For some reason, I can't get this program to work. I've had other CS majors look at it and they can't figure it out either.

This program performs the Jacobi algorithm (you can see step-by-step instructions and a MATLAB implementation here). BTW, it's different from the Wikipedia article of the same name.

Since `NSArray`

is one-dimensional, I added a method that makes it act like a two-dimensional C array. After running the Jacobi algorithm many times, the diagonal entries in the `NSArray`

(`i[0][0]`

, `i[1][1]`

, etc.) are supposed to get bigger and the others approach 0. For some reason though, they all increase exponentially. For instance, `i[2][4]`

should equal `0.0000009`

, not `9999999`

, while `i[2][2]`

should be big.

Thanks,

Chris

##
NSArray+Matrix.m

`@implementation NSArray (Matrix) @dynamic offValue, transposed; - (double)offValue { double sum = 0.0; for ( MatrixItem *item in self ) if ( item.nonDiagonal ) sum += pow( item.value, 2.0 ); return sum; } - (NSMutableArray *)transposed { NSMutableArray *transpose = [[[NSMutableArray alloc] init] autorelease]; int i, j; for ( i = 0; i < 5; i++ ) { for ( j = 0; j < 5; j++ ) { [transpose addObject:[self objectAtRow:j andColumn:i]]; } } return transpose; } - (id)objectAtRow:(NSUInteger)row andColumn:(NSUInteger)column { NSUInteger index = 5 * row + column; return [self objectAtIndex:index]; } - (NSMutableArray *)multiplyWithMatrix:(NSArray *)array { NSMutableArray *result = [[NSMutableArray alloc] init]; int i = 0, j = 0, k = 0; double value; for ( i = 0; i < 5; i++ ) { for ( j = 0; j < 5; j++ ) { value = 0.0; // (JeremyP's answer) for ( k = 0; k < 5; k++ ) { MatrixItem *firstItem = [self objectAtRow:i andColumn:k]; MatrixItem *secondItem = [array objectAtRow:k andColumn:j]; value += firstItem.value * secondItem.value; } MatrixItem *item = [[MatrixItem alloc] initWithValue:value]; item.row = i; item.column = j; [result addObject:item]; } } return result; } @end `

##
Jacobi_AlgorithmAppDelegate.m

`// ... - (void)jacobiAlgorithmWithEntry:(MatrixItem *)entry { MatrixItem *b11 = [matrix objectAtRow:entry.row andColumn:entry.row]; MatrixItem *b22 = [matrix objectAtRow:entry.column andColumn:entry.column]; double muPlus = ( b22.value + b11.value ) / 2.0; muPlus += sqrt( pow((b22.value - b11.value), 2.0) + 4.0 * pow(entry.value, 2.0) ); Vector *u1 = [[[Vector alloc] initWithX:(-1.0 * entry.value) andY:(b11.value - muPlus)] autorelease]; [u1 normalize]; Vector *u2 = [[[Vector alloc] initWithX:-u1.y andY:u1.x] autorelease]; NSMutableArray *g = [[[NSMutableArray alloc] init] autorelease]; for ( int i = 0; i <= 24; i++ ) { MatrixItem *item = [[[MatrixItem alloc] init] autorelease]; if ( i == 6*entry.row ) item.value = u1.x; else if ( i == 6*entry.column ) item.value = u2.y; else if ( i == ( 5*entry.row + entry.column ) || i == ( 5*entry.column + entry.row ) ) item.value = u1.y; else if ( i % 6 == 0 ) item.value = 1.0; else item.value = 0.0; [g addObject:item]; } NSMutableArray *firstResult = [[g.transposed multiplyWithMatrix:matrix] autorelease]; matrix = [firstResult multiplyWithMatrix:g]; } // ... `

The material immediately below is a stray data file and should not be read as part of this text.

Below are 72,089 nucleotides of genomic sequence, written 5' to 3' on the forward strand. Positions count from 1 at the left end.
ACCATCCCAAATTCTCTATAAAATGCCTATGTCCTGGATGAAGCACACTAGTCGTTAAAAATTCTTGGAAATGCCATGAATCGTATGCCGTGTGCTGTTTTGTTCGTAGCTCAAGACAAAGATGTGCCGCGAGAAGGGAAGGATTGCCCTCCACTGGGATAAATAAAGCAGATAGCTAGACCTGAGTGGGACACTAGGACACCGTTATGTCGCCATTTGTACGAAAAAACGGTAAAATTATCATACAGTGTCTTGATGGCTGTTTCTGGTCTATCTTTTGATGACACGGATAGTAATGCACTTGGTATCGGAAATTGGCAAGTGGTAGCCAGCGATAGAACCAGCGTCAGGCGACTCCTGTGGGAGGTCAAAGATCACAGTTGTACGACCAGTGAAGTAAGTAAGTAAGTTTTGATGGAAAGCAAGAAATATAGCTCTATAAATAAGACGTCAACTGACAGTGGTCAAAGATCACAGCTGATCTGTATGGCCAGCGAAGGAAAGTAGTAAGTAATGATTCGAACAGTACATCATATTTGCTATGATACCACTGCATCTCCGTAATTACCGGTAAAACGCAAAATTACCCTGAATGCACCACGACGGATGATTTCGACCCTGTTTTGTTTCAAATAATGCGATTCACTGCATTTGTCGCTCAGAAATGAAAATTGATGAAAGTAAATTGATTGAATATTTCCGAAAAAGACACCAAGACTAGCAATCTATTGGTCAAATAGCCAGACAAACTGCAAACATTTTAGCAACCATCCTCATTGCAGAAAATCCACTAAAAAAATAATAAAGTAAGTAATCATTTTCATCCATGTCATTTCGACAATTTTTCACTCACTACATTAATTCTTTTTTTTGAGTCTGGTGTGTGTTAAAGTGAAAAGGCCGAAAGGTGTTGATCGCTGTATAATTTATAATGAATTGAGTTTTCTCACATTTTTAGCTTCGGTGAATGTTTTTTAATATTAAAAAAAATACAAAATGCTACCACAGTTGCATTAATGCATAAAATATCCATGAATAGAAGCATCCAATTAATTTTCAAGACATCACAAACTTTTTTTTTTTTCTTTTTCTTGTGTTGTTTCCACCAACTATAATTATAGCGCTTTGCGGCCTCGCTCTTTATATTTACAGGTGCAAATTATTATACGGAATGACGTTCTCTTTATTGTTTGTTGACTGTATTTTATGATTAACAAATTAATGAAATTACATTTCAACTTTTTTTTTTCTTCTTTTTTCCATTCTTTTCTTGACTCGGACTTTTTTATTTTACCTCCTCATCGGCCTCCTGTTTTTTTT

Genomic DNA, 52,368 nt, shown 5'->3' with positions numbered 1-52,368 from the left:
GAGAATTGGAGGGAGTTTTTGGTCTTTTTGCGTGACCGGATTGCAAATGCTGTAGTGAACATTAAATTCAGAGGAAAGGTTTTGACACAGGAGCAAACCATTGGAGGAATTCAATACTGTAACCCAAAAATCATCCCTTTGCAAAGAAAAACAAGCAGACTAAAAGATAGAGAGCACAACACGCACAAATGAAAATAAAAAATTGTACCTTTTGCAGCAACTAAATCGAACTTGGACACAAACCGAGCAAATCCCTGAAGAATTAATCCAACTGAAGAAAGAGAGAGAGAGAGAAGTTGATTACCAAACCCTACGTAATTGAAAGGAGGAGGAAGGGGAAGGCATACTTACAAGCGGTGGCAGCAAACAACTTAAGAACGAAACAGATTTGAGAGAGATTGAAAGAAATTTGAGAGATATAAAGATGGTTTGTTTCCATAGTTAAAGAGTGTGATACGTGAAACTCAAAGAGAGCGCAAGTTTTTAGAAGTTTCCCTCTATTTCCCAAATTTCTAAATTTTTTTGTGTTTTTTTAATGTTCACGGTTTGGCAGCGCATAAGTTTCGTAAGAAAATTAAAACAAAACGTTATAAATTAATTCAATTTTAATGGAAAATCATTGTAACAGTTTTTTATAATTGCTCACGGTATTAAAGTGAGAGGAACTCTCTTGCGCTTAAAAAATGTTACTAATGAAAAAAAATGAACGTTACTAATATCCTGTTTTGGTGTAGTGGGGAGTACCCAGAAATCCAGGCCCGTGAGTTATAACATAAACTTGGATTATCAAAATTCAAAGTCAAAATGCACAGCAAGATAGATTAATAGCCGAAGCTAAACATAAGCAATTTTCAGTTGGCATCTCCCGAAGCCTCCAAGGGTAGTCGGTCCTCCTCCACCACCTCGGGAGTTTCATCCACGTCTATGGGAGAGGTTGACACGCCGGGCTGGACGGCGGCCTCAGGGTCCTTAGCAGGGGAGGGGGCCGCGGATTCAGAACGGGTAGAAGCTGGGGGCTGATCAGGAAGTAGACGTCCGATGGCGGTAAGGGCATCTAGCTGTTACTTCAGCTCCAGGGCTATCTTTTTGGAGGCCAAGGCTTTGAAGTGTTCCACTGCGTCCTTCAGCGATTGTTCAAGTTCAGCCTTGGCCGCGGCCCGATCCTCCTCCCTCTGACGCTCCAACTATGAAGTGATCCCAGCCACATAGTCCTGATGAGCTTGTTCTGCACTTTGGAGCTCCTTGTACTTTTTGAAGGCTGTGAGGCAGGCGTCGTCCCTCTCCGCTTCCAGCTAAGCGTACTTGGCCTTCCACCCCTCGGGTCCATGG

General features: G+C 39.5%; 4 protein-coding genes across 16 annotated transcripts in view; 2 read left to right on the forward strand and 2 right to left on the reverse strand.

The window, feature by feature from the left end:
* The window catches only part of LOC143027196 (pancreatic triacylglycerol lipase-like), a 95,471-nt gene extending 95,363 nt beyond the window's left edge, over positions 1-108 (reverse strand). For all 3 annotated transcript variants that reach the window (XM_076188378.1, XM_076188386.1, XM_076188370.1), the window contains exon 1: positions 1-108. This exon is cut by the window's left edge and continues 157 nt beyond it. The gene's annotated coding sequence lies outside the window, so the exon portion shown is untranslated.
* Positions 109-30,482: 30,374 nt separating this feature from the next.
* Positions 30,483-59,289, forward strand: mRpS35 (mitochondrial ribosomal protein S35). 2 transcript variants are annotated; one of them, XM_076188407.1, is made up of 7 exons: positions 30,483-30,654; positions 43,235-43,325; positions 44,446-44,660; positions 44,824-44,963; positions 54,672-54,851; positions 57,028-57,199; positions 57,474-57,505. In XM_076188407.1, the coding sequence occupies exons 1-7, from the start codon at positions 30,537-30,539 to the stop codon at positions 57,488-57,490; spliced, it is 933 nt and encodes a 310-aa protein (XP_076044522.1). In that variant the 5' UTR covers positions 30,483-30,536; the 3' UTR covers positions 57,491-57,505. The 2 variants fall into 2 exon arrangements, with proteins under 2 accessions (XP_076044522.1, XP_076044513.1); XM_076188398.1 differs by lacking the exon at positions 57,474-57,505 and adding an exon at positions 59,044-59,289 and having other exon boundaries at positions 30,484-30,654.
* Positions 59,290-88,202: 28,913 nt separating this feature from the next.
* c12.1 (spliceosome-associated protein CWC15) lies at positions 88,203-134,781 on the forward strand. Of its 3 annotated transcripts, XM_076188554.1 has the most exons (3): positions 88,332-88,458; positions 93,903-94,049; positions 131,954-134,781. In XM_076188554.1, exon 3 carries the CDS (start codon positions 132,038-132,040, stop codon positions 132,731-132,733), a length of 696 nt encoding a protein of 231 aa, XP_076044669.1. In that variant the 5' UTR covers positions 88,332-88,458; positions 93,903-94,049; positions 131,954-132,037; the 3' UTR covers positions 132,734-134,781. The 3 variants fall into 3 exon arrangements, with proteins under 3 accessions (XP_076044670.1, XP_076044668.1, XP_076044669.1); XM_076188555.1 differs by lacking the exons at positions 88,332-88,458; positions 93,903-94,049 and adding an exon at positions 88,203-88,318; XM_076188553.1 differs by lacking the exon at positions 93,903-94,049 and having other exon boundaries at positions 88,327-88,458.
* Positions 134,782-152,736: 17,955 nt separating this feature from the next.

-------------Problems Reply------------

When you add the square root term to `muPlus`

, you don't divide by two. The calculation should be either:

`double muPlus = ( b22.value + b11.value ) / 2.0;`

muPlus += sqrt( pow((b22.value - b11.value), 2.0)

+ 4.0 * pow(entry.value, 2.0)

) / 2.0;

or:

`double muPlus = ( b22.value + b11.value );`

muPlus += sqrt( pow((b22.value - b11.value), 2.0)

+ 4.0 * pow(entry.value, 2.0) );

muPlus /= 2.0;

Also, you assign `u1.y`

to both G_{r,c} and G_{c,r}. From the algorithm description, you want G_{r,c}=U_{1,2} (or `u1.y`

) and G_{c,r}=U_{2,1} (or `u2.x`

). Note that you don't actually need `u2`

; you can substitute `-u1.y`

for `u2.x`

and `u1.x`

for `u2.y`

.

###
Off-Topic

According to the Fundamental Rule of Cocoa Memory Management, `-[NSArray multiplyWithMatrix:]`

should return an autoreleased array, since the multiplicand should relinquish ownership. Also, you should use accessors to assign `G`

to ^{T} * A * G`matrix`

rather than doing it directly so that it can be properly managed.

Since most of the tests in the loop to fill out `g`

will be false during each iteration, it's most likely more efficient to fill `g`

with some default values and then update `g`

. You could create a zero matrix, then set the diagonal to ones, then fill in the values from U, or you could create an identity matrix (leave the `i%6 == 0`

test in the loop) then fill in the values from U. Profile each of the three approaches.

Have you got any unit tests for your matrix category? I mean, are you certain that the multiplication algorithm works? I would say that initialising value to 0 happens in the wrong loop. I think you need to do it inside the j loop.

A couple of other observations:

- You don't need the
`@dynamic`

property declaration because you are defining the implementation of the properties yourself. - Consider creating your own Matrix class that wraps a normal C array of doubles. You might find the implementation a bit simpler.